1. Posted by Mark David Dietz on August 8, 2011 at 12:01 am

    Started writing something here, but the computer knocked me off. So, in short, Shakespeare taken as a complete unity is as wrong as Shakespeare taken as nothing but bits and pieces. He is bits and pieces, I suppose, but bits and pieces that he expects the reader (listener, audience) to put together intelligently and imaginatively. Thanks for the review.

    Reply

    • I do get the impression that Shakespeare, throughout his career, experimented in balancing diversity and unity: to depict life accurately, to hold up a mirror to nature, one has to show the diversity; and yet, a work of art requires unity. How to marry the two? I don’t think Shakespeare’s experiments always worked, but even the failed experiments are fascinating. I think, for instance, that the romantic comedy in The Merchant of Venice gets overwhelmed by the tragic intensity of the strand involving Shylock, but who in their right minds would want to exchange Shylock merely for a well-constructed comedy?

      Reply

  2. Posted by MIchael Harvey on August 10, 2011 at 11:40 am

    Hugely enjoyed your review of ‘The Dream’, Himadri. I have tickets for this show, I only hope I feel well enough to go.
    Michael

    Reply

  3. Posted by MIchael Harvey on August 12, 2011 at 2:49 pm

    I think if I were asked to choose the most perfect of Shakespeare’s plays it would certainly be ‘The Dream’. All the elements work together in absolute balance. To find other plays which work so beautifully you have to go to Wilde’s ‘The Importance’ and Ibsen. Now which of Ibsen’s in the most perfect? ‘Ghosts?

    Reply

    • Perfection is a curious quality: most of the greatest works of art are grossly imperfect, and, perhaps, inevitably so: King Lear, Beethoven’s 9th Symphony, War and Peace – these are all products of such insane artistic ambition that perfection isn’t even to be expected. For what do piddling little flaws matter in the face of such achievement? No – let us aim for perfection when other aims remain modest: perfection is not a quality even to be aimed for when so much more is at stake!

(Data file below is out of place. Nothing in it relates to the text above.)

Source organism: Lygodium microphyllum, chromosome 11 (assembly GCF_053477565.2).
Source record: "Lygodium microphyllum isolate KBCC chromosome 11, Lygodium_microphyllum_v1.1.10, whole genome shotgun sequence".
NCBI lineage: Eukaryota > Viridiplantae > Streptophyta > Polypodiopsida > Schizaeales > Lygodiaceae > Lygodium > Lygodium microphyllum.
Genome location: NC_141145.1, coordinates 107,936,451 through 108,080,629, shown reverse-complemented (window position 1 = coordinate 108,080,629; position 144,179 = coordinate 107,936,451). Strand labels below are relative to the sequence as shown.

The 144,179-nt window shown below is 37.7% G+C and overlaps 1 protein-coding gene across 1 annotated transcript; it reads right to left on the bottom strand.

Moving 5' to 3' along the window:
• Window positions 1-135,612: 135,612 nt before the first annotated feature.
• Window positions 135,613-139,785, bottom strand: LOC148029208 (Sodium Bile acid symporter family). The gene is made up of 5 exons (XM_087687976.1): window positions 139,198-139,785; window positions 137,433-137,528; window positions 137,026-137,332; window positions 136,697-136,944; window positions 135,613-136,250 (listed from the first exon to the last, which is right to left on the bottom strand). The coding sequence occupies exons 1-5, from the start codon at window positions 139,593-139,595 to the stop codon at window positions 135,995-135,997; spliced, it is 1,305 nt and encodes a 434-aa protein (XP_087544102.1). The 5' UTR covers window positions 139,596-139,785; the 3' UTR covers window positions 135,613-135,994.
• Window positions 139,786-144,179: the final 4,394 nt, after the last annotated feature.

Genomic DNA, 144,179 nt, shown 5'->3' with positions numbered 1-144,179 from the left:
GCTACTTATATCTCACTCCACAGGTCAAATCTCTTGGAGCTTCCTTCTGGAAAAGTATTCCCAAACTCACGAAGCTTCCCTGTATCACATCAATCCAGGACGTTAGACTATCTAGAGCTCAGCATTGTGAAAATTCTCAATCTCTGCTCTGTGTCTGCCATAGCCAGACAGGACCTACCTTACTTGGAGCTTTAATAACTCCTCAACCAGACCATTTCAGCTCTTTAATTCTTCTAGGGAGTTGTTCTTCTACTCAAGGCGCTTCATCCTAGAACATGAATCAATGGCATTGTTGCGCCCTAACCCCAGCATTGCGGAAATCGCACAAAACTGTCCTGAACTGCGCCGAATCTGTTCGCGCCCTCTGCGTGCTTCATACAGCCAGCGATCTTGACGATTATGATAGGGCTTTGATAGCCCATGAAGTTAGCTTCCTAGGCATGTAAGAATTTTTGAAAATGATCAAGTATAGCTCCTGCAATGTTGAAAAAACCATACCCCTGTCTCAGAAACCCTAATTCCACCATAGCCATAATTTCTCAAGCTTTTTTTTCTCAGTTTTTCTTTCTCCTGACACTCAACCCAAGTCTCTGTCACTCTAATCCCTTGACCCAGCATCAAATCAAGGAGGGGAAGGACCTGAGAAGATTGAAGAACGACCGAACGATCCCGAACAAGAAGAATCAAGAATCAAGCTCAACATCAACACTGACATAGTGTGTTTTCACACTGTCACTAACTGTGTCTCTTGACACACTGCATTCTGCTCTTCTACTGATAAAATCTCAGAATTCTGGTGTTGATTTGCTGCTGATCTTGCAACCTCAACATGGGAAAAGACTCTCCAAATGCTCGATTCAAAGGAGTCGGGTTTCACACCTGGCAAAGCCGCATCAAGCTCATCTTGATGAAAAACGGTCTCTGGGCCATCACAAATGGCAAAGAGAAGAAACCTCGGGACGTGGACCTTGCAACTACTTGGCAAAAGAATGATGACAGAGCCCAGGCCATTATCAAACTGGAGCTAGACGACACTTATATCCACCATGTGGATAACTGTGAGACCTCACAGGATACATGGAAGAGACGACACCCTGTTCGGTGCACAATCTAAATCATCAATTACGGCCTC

But then again…

      But then again, there are works such as A Midsummer Night’s Dream, Twelfth Night, or any one of Mozart’s miraculous piano concertos, in which not a word, not a note could be altered without diminishing it. And in these cases, we can but stare and wonder.

      Ibsen’s case was a strange one in that when we consider those twelve prose plays from Pillars of Society to When We Dead Awaken, the greater his artistic ambition, the deeper his vision peered, the more perfect he became. A Doll’s House, for all its greatness, seems to me a most imperfect work. But by the time we come to The Master Builder, Little Eyolf, John Gabriel Borkman, perfection of form seemed to go hand-in-hand with depth of vision. In these plays, not a single line, not a single gesture, is wasted: every single element, every single detail, seems absolutely right. Such perfection has not been achieved on stage since … well, since Shakespeare, I guess.

      (His very last play, When We Dead Awaken, remains curiously stunted: given that he had a debilitating stroke shortly after finishing it, it seems reasonable to attribute whatever shortcoming it has to Ibsen’s failing health. It’s still a great masterpiece, though!)

      Reply

  4. Posted by alan on August 14, 2011 at 4:21 pm